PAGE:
Allison Winn Scotch: Balancing Motherhood and Career

What if I took a break from my career?

Posted May 12, 2012

By guest blogger Allison Winn Scotch

About a week ago, I thought I might be having a mid-life crisis. At 38, I’m a few years early from mid-life, but who’s to say these things have to be exact? Because a crisis it certainly was.

I was at the tail-end of an exhausting cycle of a book release, and as I slogged through (and through, and through) the marketing and the travel and the palpable sense of anxiety, I reached a breaking point. I sat down with my husband and tearfully told him that I wasn't sure how much of a writer I wanted to be anymore. That maybe I wanted to step back, to slow down, to release that tangled stress knot that has set up shop in my right shoulder blade for the better part of a decade. And I also told him -– and this surprised us both -– that maybe I just wanted to focus on being a mom, something I’ve obviously always enjoyed but never really wanted to be my sole focus.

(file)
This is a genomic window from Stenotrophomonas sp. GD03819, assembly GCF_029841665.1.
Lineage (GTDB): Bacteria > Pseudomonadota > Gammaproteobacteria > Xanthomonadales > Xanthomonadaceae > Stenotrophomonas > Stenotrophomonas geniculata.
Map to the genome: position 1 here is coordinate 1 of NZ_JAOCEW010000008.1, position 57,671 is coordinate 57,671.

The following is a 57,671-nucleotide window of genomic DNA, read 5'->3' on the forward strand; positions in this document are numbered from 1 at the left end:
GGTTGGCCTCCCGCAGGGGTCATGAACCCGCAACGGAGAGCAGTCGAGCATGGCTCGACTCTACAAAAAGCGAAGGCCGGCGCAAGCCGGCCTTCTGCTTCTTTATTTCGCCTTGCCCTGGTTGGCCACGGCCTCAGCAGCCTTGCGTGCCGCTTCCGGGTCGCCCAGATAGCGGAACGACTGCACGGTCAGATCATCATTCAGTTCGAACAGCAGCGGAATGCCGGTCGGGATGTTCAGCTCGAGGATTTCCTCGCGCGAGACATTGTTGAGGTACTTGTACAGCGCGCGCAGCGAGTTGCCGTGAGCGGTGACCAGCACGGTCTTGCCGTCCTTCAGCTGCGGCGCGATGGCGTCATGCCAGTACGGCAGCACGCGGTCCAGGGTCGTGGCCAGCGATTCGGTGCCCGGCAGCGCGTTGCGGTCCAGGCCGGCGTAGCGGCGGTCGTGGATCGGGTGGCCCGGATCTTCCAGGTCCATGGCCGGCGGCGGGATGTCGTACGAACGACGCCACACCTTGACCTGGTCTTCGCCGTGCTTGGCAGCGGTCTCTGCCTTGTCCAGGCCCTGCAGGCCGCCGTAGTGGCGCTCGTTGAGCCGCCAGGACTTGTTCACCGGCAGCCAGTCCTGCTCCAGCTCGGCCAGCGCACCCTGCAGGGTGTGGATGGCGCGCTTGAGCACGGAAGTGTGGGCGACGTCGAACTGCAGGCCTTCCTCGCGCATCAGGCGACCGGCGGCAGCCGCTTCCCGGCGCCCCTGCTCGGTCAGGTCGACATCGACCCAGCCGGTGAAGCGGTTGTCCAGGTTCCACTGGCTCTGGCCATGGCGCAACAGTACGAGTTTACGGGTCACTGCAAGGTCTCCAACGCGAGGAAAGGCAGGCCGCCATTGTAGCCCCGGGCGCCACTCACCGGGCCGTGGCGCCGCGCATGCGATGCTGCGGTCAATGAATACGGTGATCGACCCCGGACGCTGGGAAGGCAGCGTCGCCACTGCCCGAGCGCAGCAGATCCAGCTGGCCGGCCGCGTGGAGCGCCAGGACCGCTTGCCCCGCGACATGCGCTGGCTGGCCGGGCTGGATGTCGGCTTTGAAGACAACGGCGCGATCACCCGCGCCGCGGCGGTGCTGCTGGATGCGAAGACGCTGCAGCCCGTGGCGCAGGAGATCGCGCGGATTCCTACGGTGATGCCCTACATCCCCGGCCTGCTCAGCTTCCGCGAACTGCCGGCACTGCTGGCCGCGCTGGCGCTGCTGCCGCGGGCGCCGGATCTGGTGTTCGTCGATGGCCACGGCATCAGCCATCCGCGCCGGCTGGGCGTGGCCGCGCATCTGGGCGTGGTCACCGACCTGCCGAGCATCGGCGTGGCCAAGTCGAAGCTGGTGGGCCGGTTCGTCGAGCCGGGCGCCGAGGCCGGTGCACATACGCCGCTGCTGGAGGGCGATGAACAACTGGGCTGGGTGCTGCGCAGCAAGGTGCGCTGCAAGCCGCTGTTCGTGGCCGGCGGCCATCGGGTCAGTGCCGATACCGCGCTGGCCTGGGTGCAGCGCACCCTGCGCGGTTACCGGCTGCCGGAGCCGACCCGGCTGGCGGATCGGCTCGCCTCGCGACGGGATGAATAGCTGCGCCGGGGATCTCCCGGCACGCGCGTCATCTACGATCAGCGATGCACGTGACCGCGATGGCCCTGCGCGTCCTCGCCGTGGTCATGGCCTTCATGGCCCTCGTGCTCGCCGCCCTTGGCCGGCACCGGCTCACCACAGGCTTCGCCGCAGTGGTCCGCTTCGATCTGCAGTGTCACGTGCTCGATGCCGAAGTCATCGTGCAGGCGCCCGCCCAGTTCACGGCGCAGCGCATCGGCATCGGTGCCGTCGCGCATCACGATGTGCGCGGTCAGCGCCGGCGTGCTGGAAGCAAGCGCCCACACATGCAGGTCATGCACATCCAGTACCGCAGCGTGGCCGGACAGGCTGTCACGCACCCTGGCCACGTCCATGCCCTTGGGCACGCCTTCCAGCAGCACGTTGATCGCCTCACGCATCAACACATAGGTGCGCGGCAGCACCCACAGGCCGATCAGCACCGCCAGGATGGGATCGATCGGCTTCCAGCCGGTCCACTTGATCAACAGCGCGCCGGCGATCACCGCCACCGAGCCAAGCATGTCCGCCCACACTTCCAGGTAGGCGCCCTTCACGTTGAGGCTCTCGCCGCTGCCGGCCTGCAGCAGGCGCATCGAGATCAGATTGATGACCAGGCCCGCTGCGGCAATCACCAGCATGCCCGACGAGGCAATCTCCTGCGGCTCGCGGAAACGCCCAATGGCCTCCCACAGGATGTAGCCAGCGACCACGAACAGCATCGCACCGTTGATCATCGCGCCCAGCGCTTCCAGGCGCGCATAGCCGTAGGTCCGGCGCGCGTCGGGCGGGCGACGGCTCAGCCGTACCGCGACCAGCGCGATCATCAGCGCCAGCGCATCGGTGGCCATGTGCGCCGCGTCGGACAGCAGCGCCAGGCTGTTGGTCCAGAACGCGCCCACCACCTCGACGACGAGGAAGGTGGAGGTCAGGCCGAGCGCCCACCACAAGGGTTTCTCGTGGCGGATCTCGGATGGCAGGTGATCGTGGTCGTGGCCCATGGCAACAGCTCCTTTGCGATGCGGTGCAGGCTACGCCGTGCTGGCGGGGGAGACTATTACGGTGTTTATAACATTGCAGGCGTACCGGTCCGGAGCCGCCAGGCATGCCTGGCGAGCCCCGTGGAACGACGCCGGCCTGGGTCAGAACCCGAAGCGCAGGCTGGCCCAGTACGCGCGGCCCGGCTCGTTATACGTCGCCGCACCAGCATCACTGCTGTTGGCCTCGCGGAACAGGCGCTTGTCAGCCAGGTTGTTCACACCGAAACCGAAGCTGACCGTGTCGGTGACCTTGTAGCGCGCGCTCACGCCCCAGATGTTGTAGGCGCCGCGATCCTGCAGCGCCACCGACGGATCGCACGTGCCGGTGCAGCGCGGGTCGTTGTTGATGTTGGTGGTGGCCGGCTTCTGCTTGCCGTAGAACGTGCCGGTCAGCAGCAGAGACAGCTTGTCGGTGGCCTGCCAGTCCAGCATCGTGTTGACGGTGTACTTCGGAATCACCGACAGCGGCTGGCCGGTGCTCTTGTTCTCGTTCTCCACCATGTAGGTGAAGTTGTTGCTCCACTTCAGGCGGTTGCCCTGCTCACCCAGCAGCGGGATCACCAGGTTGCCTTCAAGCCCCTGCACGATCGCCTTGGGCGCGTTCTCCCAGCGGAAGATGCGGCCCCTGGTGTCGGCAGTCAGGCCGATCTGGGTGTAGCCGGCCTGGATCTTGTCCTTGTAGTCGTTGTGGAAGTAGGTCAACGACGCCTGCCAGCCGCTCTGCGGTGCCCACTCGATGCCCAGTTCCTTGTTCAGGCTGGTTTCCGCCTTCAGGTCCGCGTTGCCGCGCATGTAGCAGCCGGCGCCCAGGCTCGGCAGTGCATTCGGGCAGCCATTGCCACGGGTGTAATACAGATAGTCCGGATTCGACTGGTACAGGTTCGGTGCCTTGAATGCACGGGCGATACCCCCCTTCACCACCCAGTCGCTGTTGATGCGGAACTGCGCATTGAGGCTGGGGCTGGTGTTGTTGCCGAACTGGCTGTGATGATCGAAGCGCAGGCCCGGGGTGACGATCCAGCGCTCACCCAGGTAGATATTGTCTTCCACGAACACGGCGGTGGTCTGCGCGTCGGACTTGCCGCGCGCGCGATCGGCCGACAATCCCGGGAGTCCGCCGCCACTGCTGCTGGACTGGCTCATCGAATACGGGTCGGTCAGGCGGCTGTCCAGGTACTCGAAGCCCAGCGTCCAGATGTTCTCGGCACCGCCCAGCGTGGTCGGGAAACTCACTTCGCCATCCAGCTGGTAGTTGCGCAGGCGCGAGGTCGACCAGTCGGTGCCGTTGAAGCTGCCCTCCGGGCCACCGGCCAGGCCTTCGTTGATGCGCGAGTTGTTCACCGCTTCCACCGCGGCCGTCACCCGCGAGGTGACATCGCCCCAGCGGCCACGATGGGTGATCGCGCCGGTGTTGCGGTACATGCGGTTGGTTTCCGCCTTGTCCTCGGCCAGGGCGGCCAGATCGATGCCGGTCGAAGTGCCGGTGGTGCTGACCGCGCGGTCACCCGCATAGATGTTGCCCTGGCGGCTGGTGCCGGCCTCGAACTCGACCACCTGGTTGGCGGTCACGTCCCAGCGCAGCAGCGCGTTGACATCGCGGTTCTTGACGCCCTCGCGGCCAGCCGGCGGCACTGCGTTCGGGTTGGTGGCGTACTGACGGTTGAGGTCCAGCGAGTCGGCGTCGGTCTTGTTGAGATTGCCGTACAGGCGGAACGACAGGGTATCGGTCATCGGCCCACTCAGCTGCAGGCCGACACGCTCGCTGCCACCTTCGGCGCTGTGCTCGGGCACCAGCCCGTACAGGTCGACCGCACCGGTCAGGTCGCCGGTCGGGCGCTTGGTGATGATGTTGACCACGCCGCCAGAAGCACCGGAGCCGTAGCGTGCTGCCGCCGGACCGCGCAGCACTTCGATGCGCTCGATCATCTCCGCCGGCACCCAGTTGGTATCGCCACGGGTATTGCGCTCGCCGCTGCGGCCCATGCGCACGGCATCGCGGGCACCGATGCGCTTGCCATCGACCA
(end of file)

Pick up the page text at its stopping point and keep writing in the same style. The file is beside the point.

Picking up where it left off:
This announcement came during the most pressured time in a writer's career: immediately after a book release, when your future and fate feel tied to mercurial and intangible factors that feel wildly out of your control. So certainly, part of it was timing. My all-important People magazine review had just been bumped to make way for Brangelina wedding news (just get married already! No one cares!), and the stress of constant promotion and the expectations that came along with that promotion had worn me down.